Following a slew of anti-Semitic attacks in and around New York City in recent weeks, a group of vigilantes is taking to the streets to provide protection to the Jewish community. Known as the Guardian Angels, the unarmed volunteers have descended on Brooklyn to bolster what they’ve characterized as lax police support in response to the crisis.
"These attacks are taking place, and the cops have not been proactive at all. It comes from City Hall and the mayor. He's been just apathetic,” said Curtis Sliwa, who founded the private New York City crime prevention organization back in 1979.
Sporting red berets and matching satin jackets, the vigilantes are vowing to intervene in any hate crimes they spot – and hopefully deter attackers from engaging in violence in the first place.
"Nobody's going to commit an attack when we're around," Sliwa says. If the visual deterrence factor alone doesn't cut it, insists Sliwa, "we'll physically restrain the persons responsible, make a citizen's arrest and hold them until the police arrive."
Fulfilling the Call
The Guardian Angels' increased patrols reportedly came at the behest of the Lubavitch Hasidic movement, only hours before an attacker stabbed and wounded five people during a rabbi's Hanukkah house party in New York.
The attack was horrific in its own right – but unfortunately it was far from an isolated incident. NYPD has reported eight different attacks on Jews in Brooklyn alone since Dec. 13, including a woman who openly admitted to a hate crime after she slapping three women on the street simply because they were Jewish. Other victims reported being struck in the face and the back of the head, as well as having drinks thrown at them.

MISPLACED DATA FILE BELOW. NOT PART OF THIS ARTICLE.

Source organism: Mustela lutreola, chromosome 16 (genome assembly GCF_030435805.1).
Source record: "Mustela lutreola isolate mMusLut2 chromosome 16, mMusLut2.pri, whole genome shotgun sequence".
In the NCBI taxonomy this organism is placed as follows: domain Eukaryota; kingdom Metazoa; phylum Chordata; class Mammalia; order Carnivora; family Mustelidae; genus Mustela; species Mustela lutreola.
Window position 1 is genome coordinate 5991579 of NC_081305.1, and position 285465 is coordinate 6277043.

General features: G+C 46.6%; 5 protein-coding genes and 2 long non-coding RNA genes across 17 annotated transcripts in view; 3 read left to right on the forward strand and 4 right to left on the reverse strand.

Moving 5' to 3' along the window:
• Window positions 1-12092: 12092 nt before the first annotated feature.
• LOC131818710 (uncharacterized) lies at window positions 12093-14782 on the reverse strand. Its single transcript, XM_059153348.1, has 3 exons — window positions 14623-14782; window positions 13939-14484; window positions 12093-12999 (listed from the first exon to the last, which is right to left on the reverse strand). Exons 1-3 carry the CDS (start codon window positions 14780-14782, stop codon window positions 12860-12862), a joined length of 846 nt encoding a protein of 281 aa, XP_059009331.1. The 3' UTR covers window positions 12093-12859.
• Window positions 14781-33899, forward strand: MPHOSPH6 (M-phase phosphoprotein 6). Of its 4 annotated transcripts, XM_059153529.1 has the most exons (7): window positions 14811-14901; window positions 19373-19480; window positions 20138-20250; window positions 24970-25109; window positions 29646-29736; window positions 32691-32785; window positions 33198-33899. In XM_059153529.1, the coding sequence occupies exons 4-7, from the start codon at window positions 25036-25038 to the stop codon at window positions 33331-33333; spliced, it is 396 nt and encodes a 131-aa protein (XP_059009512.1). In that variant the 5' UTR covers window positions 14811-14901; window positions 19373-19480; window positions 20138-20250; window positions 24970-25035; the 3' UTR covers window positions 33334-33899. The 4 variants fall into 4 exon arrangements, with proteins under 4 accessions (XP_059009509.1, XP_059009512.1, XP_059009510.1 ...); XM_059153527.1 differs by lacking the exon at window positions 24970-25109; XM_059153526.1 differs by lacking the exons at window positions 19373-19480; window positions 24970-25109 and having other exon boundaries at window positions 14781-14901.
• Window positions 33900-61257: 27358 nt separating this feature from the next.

Sliwa thinks his Guardian Angels had little choice but to take matters into their own hands, seeing as the police weren’t able to effectively deter the attacks.
Where are the Cops?
In response to mounting criticism, Bill de Blasio clarified that there was "no tolerance for anti-Semitism" in his city, insisting "the best police department in the world" would increase its deployment in troubled neighborhoods and launch a new intelligence unit to prevent hate crimes from occurring. Gov. Andrew Cuomo noted that "this recent spate of hate-fueled crimes is even more disturbing as they occurred during the Hanukkah holiday, a time when Jewish New Yorkers gather to celebrate."
But it’s worth pointing out that anti-Semitic attacks have been rising at alarming rates beyond the boundaries of New York, and way before Hanukkah. And the consequences have been deadly.
In early December, a couple opened fire at a kosher market in Jersey City, the attack apparently fueled by deep-seated anti-Semitic views.
And of course there was the 2018 massacre of 11 worshipers at the Tree of Life synagogue in Pittsburgh.
It is Safe to Be Jewish in America?
There was a time, not too long ago, where this might be considered a silly question. Of course Jews are safe in America – we’re one big melting pot of multiculturalism and religious diversity.
But America’s reputations as a safe haven for the Jewish people may be shifting; according to a recent study, one in three American Jews say they feel safer hiding their religion in public.
And the problem is far more insidious than just physical attacks. A 2018 report by the Anti-Defamation League estimated that over 3 million Twitter users posted roughly 4.2 million anti-Semitic tweets that either included or contributed to negative stereotypes and conspiracy theories about Jews in a one-year period.
While we may argue about who or what exactly is responsible for that, it’s hard to argue that the Guardian Angels are serving a very real need. What do you think is fueling the uptick in anti-Semitism? What will it take to reverse the trend?